Nearly 600 horsepower in any vehicle can do a lot to make a person happy. Nearly 600 horsepower in a silent EV with instant torque can make a person feel like they’ve ingested a bunch of amphetamines.
That’s the appeal of the 2023 Kia EV6 GT. Normally, when you hear the call of the open road, you might seek out a traditional sports car, but this EV turns that notion inside out.
It’s not perfect – it’s probably more of a straight-line sportster than a true corner carver – and it is a tad pricey. Probably too pricey for some. But all that is easy to forget when you tromp the accelerator and summon a case of the giggles with the acceleration on tap. Just be careful not to summon a member of your town’s police department for a nice little wallet-lightening “chat.”
It may not be a true corner carver, but that doesn’t mean it’s terrible when faced with a curvy road. It simply has some limitations and certain flaws that become apparent when pushed hard. When pushing at a lower effort, the EV6 GT is fun enough. Its height, hatchback body style, and slightly heavy curb weight don’t leech too much fun away. Sport and GT mode make things even more fun, and the use of one-pedal driving is a nice brake-saver that also helps with car control.
Push harder, however, and body roll rears its ugly head and the tires sing a little too soon. Artificial, slightly numb steering saps from the experience, though turn-in is nice and sharp.
You also sacrifice some ride comfort to go for a GT – it’s definitely a stiffer-riding vehicle that the normal EV6. That’s likely to happen anytime you opt for a higher-performance model.
Another tradeoff? Manually adjustable seats that were a tad too stiff on longer drives for my taste.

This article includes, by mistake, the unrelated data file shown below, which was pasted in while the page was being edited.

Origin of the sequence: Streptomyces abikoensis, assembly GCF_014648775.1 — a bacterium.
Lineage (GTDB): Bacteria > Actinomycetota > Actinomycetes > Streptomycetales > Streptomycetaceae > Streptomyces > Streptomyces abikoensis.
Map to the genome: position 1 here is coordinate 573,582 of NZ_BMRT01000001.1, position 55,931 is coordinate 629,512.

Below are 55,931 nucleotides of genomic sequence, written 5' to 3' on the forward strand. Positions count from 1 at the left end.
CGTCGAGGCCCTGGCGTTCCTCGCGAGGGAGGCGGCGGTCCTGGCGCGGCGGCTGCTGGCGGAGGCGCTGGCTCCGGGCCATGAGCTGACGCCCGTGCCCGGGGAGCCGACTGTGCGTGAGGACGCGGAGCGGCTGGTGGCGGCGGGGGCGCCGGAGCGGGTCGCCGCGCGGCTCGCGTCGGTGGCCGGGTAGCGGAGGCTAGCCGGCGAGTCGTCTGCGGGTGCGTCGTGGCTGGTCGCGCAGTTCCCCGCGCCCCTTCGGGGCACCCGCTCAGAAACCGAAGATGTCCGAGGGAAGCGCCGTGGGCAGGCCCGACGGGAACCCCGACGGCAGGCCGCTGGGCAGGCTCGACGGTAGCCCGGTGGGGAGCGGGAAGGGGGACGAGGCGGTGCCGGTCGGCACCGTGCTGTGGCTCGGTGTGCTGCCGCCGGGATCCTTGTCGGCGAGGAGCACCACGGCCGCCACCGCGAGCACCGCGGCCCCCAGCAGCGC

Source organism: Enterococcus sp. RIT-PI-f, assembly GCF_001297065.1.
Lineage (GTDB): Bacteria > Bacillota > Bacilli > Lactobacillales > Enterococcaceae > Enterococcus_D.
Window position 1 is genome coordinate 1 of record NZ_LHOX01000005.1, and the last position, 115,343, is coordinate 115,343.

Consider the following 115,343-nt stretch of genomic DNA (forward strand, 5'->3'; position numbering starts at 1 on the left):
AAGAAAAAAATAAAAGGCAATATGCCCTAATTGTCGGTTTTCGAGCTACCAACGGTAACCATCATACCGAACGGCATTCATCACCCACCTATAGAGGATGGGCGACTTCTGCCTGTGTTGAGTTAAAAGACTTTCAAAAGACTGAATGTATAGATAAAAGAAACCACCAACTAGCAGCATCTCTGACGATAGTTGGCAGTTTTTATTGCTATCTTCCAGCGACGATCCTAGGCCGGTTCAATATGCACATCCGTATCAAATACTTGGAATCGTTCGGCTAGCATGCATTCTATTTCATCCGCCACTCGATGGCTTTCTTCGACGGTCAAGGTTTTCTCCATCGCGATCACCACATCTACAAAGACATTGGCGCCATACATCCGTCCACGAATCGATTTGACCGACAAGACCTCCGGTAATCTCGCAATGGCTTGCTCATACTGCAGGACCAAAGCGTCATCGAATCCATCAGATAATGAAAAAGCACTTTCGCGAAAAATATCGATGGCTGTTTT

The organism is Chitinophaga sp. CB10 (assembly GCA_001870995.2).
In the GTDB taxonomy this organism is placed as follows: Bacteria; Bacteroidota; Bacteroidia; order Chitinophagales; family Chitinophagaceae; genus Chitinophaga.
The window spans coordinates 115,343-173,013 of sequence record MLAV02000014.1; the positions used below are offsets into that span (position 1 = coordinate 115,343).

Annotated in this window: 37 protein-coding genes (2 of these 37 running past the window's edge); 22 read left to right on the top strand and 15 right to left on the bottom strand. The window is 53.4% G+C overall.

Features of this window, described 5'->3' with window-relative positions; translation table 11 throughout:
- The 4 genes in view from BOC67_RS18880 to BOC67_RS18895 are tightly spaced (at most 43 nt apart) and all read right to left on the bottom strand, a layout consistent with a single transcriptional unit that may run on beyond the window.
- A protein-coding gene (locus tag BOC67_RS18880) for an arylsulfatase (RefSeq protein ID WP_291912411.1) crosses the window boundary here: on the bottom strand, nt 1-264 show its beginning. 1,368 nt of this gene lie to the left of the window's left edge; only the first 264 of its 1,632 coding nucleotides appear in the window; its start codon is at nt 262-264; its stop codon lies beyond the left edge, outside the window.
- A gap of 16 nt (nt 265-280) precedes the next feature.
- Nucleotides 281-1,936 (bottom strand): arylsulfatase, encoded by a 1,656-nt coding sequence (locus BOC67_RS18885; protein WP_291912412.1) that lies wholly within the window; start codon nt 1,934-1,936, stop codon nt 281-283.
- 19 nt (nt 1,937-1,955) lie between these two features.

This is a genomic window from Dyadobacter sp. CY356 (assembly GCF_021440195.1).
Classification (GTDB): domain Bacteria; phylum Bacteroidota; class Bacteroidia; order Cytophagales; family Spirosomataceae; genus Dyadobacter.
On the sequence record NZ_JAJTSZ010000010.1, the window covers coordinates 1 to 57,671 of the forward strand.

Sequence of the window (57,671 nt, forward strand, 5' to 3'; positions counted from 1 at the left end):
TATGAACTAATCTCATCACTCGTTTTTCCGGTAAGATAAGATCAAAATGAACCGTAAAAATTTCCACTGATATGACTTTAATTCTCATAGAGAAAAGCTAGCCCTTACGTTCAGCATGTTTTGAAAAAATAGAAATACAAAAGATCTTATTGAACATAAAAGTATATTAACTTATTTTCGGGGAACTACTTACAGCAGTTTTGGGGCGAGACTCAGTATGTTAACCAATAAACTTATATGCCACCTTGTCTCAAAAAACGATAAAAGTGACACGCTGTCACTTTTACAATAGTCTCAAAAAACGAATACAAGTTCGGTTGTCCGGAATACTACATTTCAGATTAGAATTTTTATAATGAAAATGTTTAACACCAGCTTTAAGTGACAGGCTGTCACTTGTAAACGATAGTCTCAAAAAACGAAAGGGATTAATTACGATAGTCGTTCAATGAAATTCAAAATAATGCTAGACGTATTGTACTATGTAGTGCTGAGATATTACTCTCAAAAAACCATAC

At least the brakes are stout and the acceleration can make up for speed lost in corners. For those wondering, the front suspension is a MacPherson strut setup with dual lower arms and outback it’s a multi-link setup.
Peeling back the curtain on the spec sheet, the EV6 GT makes 576 horsepower, 545 lb-ft of torque, and is all-wheel drive via the use of dual electric motors (160 kW front, 230 kW rear). The lithium-ion battery pack has 77.4 kWh of energy. Find a 350 kW charger and you can get 80 percent of charge back in 18 minutes – it’s closer to 73 minutes on 50 kW units.
The cabin is a decent place to do business, with adequate front head- and legroom for most adults, and I like how the gauges sweep into the infotainment screen. Like most new Kias, one can easily switch the controls from audio to HVAC with a button press.
Standard or available features include Apple CarPlay, Android Auto, heated front seats, heated steering wheel, Meridian audio, Wi-Fi hotspot, navigation, Bluetooth, vehicle-to-load charging, head-up display, cargo-area power outlet, power sunroof, dual-zone automatic climate control, wireless device charging, multiple USB ports, and keyless entry/starting.
Safety systems include blind-spot monitoring, blind-spot collision avoidance, driver-attention warning, rear cross-traffic collision avoidance, forward-collision avoidance, lane-following assist, lane-keep assist, high beam assist, smart cruise control, and turn-signal-activated cameras.
My test car had a base price of $61,400 and just one option – carpeted floor mats at $170. So with destination, the as-tested price came out to $62,865.
That’s a lot of cheddar for a hatchback Kia EV – even one with this much performance. It’s not exactly a Sunset Strip cruiser. That price may make some buyers think twice.
For those aren’t put off by the price, they’ll get acceleration in spades and handling that’s fun enough until it isn’t. It’s a neat trick, and outside of a stiff ride and too-stiff seats, the comfort and convenience sacrifice isn’t huge.
Trying to wrap your brain around the performance-for-price equation may turn you inside out, but given the smile-inducing thrust available, this is one rendezvous that won’t leave you feeling empty inside.
[Images © 2023 Tim Healey/TTAC, Kia]
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